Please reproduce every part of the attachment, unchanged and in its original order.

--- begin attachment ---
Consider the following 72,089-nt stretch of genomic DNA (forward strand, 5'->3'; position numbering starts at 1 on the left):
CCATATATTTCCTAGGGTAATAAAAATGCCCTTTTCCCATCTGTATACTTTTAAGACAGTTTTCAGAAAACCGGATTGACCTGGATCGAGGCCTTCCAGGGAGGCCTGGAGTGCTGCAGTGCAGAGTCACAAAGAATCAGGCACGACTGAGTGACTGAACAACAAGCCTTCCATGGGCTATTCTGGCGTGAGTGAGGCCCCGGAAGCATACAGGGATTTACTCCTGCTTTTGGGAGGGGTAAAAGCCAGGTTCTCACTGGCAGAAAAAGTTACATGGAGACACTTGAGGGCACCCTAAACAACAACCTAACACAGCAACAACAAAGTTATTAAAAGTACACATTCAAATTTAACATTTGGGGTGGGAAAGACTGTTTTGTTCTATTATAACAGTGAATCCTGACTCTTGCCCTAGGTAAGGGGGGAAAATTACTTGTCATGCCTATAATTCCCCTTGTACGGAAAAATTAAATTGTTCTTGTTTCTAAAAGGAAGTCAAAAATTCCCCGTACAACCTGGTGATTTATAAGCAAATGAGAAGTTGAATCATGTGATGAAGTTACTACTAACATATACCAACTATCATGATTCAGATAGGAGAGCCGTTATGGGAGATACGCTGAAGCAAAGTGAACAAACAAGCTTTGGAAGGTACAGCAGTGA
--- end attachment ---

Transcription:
Consider the following 72,089-nt stretch of genomic DNA (forward strand, 5'->3'; position numbering starts at 1 on the left):
CCATATATTTCCTAGGGTAATAAAAATGCCCTTTTCCCATCTGTATACTTTTAAGACAGTTTTCAGAAAACCGGATTGACCTGGATCGAGGCCTTCCAGGGAGGCCTGGAGTGCTGCAGTGCAGAGTCACAAAGAATCAGGCACGACTGAGTGACTGAACAACAAGCCTTCCATGGGCTATTCTGGCGTGAGTGAGGCCCCGGAAGCATACAGGGATTTACTCCTGCTTTTGGGAGGGGTAAAAGCCAGGTTCTCACTGGCAGAAAAAGTTACATGGAGACACTTGAGGGCACCCTAAACAACAACCTAACACAGCAACAACAAAGTTATTAAAAGTACACATTCAAATTTAACATTTGGGGTGGGAAAGACTGTTTTGTTCTATTATAACAGTGAATCCTGACTCTTGCCCTAGGTAAGGGGGGAAAATTACTTGTCATGCCTATAATTCCCCTTGTACGGAAAAATTAAATTGTTCTTGTTTCTAAAAGGAAGTCAAAAATTCCCCGTACAACCTGGTGATTTATAAGCAAATGAGAAGTTGAATCATGTGATGAAGTTACTACTAACATATACCAACTATCATGATTCAGATAGGAGAGCCGTTATGGGAGATACGCTGAAGCAAAGTGAACAAACAAGCTTTGGAAGGTACAGCAGTGA